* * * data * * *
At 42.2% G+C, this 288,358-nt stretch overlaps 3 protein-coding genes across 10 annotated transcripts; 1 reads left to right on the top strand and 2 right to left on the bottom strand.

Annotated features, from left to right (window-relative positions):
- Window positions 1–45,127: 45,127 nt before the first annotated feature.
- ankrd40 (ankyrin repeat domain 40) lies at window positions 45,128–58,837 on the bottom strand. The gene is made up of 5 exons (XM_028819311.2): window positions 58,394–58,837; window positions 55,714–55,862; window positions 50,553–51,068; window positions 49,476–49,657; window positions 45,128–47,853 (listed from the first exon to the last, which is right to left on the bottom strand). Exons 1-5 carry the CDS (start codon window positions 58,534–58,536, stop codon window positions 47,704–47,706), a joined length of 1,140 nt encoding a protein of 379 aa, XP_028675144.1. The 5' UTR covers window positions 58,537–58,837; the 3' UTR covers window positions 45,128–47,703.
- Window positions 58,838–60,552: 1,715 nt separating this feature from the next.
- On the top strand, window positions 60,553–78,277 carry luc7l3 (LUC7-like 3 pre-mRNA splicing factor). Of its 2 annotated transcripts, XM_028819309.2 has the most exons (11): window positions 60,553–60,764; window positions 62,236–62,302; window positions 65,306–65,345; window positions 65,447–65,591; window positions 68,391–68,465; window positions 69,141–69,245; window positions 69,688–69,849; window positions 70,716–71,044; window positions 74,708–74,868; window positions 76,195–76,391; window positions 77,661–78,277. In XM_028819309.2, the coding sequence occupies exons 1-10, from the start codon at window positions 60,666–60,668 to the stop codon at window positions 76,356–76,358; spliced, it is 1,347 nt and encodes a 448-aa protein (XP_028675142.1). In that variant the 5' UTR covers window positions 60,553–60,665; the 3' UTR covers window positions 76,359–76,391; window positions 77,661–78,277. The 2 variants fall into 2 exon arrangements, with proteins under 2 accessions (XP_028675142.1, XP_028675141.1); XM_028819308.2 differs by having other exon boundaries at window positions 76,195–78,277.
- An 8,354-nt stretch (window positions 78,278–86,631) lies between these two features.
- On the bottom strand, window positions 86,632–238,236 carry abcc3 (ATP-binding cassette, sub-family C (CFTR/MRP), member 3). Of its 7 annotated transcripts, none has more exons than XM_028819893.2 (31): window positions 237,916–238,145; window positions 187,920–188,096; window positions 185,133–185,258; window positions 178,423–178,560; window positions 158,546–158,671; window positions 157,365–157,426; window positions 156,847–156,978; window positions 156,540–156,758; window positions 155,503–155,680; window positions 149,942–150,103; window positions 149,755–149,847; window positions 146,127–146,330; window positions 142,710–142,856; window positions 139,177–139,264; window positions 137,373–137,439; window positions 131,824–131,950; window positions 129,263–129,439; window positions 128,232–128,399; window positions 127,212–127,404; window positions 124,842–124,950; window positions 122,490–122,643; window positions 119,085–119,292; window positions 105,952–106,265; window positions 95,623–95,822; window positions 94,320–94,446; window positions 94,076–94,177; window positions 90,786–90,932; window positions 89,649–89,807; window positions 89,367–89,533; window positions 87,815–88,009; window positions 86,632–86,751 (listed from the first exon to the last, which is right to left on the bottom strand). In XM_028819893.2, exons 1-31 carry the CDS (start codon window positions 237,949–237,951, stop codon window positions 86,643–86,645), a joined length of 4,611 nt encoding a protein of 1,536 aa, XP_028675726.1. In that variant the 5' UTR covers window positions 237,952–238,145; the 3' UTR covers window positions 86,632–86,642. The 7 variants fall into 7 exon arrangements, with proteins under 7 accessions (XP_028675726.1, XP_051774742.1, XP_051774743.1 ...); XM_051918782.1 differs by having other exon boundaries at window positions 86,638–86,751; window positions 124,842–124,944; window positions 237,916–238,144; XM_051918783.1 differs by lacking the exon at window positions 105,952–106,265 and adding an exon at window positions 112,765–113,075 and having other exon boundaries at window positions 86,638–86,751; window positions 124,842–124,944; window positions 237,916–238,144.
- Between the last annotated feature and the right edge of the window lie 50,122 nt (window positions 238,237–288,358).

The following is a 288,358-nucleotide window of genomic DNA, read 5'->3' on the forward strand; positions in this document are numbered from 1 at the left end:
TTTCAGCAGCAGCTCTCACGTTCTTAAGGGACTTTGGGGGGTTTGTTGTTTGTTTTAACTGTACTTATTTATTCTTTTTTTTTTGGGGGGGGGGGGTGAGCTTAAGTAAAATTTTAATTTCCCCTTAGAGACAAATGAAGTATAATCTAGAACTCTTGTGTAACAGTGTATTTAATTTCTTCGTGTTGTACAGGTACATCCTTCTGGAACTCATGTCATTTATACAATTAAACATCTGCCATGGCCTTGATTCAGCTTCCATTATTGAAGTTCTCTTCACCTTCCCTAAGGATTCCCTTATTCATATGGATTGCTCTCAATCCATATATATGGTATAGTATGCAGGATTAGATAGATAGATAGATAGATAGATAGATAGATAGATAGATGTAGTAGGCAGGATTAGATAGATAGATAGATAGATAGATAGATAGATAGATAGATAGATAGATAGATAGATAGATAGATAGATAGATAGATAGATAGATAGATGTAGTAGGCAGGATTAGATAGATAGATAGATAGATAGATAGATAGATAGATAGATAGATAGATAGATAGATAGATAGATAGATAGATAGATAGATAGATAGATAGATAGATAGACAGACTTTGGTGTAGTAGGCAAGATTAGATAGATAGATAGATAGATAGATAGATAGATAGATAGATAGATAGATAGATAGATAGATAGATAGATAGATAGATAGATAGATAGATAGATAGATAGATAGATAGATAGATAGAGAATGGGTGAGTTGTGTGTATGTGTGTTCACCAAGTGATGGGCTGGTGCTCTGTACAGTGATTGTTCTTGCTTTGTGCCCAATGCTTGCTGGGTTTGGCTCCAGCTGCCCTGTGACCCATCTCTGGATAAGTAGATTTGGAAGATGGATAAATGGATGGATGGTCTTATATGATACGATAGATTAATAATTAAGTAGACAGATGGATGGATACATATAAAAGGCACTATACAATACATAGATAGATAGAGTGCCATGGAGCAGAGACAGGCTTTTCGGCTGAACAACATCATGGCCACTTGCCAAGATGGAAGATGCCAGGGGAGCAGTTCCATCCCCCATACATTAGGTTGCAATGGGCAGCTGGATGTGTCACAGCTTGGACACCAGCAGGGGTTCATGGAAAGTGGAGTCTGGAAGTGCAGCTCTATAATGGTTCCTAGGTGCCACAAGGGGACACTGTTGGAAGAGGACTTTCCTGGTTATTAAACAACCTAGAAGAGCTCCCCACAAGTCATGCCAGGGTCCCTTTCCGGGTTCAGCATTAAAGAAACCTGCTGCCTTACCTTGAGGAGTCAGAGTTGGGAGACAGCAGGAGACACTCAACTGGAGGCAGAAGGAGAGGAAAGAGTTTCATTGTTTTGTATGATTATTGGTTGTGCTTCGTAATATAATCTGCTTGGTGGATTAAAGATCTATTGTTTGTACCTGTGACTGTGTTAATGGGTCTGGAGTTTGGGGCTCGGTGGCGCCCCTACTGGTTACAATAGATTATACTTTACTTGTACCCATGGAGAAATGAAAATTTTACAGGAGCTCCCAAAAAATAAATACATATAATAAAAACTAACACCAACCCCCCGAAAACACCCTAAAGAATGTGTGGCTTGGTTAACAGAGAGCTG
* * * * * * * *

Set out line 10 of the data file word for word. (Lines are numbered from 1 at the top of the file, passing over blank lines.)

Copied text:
The following is a 288,358-nucleotide window of genomic DNA, read 5'->3' on the forward strand; positions in this document are numbered from 1 at the left end: